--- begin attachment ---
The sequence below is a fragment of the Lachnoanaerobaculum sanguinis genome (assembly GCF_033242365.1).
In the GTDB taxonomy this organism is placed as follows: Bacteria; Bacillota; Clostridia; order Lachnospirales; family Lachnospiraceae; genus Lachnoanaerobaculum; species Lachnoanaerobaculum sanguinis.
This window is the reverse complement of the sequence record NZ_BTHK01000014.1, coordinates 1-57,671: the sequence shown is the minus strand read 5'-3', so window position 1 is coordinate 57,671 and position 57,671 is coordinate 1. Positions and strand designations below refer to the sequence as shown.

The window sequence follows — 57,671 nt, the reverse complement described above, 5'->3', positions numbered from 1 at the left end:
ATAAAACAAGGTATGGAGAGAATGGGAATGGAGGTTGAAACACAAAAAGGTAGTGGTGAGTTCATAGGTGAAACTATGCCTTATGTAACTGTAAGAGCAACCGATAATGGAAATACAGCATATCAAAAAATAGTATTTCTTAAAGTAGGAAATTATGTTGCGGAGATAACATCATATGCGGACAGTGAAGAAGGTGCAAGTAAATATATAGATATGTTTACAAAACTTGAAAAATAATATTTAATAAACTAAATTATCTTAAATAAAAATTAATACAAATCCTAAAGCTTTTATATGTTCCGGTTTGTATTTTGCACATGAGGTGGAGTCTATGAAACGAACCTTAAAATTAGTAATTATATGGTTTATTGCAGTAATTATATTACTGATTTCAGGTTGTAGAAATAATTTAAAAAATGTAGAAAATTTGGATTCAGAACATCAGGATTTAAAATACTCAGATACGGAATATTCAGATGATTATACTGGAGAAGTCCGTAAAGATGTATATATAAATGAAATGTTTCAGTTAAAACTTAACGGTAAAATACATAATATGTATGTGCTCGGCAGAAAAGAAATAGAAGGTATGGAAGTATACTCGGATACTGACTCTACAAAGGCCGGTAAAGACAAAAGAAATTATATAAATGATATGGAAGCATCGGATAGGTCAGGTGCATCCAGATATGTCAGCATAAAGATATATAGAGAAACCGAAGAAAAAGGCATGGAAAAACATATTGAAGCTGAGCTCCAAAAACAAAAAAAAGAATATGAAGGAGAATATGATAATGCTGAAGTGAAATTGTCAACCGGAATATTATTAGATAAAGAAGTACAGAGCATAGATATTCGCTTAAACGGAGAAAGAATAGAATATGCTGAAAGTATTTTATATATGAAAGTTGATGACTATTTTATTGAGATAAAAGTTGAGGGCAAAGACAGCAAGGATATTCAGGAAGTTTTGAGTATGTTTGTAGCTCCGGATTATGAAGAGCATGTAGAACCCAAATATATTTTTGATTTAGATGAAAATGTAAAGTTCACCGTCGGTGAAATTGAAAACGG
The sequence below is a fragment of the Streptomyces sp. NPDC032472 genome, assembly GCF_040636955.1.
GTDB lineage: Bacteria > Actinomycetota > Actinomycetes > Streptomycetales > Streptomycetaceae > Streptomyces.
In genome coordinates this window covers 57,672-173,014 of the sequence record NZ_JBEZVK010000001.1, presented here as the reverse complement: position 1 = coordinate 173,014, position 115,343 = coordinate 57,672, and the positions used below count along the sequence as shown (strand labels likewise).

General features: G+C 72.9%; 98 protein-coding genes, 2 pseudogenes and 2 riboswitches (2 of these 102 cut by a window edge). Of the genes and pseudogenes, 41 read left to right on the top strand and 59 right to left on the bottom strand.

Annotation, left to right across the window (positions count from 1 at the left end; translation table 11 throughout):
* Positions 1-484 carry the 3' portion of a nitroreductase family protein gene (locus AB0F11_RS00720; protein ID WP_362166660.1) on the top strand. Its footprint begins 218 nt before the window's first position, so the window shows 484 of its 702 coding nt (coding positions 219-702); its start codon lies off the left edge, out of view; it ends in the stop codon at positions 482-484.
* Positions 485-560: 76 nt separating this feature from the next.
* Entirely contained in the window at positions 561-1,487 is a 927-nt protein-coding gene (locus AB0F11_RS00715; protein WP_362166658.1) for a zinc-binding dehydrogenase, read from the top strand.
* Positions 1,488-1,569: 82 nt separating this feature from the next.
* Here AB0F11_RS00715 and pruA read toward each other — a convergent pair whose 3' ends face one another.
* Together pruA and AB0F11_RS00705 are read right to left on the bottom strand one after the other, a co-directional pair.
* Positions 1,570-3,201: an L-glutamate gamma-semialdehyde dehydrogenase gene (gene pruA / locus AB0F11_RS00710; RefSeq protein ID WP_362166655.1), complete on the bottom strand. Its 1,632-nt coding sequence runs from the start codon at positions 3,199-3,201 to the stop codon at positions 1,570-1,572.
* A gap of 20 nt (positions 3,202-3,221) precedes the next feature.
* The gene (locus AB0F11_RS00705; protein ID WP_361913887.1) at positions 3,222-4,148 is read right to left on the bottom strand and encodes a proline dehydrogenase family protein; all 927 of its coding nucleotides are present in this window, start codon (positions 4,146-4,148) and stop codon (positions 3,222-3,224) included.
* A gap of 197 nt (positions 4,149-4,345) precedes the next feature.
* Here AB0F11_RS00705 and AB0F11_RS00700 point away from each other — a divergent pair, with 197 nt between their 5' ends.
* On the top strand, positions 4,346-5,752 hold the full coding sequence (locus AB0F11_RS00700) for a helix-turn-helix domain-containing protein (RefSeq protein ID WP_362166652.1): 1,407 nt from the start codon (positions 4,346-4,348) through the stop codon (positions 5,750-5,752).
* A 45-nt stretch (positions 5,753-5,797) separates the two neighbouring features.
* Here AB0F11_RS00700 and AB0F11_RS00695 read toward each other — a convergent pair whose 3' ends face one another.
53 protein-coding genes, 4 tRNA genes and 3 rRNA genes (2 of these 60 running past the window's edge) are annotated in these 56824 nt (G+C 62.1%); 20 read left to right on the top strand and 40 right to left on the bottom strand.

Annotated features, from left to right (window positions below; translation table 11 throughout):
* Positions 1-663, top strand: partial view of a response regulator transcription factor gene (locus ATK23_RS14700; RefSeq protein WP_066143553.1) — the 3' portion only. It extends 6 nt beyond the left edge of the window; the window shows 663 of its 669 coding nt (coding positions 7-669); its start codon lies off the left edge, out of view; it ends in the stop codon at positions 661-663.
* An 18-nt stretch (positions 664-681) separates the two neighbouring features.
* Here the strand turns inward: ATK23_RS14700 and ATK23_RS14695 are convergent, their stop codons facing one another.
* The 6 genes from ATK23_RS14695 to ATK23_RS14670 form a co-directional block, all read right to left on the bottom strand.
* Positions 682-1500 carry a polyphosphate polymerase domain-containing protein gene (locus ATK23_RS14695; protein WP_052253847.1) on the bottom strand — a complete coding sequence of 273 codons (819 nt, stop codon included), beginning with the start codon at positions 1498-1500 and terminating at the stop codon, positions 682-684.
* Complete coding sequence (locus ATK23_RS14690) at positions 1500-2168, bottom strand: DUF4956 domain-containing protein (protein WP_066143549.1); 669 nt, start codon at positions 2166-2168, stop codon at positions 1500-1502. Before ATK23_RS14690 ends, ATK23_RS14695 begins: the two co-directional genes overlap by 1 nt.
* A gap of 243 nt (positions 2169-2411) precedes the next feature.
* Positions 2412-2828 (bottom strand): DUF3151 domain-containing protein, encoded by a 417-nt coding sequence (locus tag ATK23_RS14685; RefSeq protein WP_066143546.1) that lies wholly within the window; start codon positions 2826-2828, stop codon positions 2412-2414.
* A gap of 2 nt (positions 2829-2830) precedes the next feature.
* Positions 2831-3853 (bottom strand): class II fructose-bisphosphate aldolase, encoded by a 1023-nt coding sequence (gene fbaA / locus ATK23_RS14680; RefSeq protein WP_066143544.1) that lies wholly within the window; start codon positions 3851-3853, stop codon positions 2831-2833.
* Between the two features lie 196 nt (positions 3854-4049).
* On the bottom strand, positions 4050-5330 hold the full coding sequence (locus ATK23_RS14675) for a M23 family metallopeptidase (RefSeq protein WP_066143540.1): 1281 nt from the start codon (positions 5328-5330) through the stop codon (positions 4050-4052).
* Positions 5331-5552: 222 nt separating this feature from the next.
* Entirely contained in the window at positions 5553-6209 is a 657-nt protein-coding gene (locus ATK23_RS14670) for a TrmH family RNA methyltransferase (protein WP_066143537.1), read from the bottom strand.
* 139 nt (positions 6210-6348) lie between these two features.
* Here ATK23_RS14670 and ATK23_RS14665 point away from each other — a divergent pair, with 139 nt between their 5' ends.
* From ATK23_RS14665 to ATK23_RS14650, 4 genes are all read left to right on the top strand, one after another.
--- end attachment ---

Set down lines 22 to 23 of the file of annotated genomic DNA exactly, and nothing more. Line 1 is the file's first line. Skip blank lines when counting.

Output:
* On the top strand, positions 4,346-5,752 hold the full coding sequence (locus AB0F11_RS00700) for a helix-turn-helix domain-containing protein (RefSeq protein ID WP_362166652.1): 1,407 nt from the start codon (positions 4,346-4,348) through the stop codon (positions 5,750-5,752).
* A 45-nt stretch (positions 5,753-5,797) separates the two neighbouring features.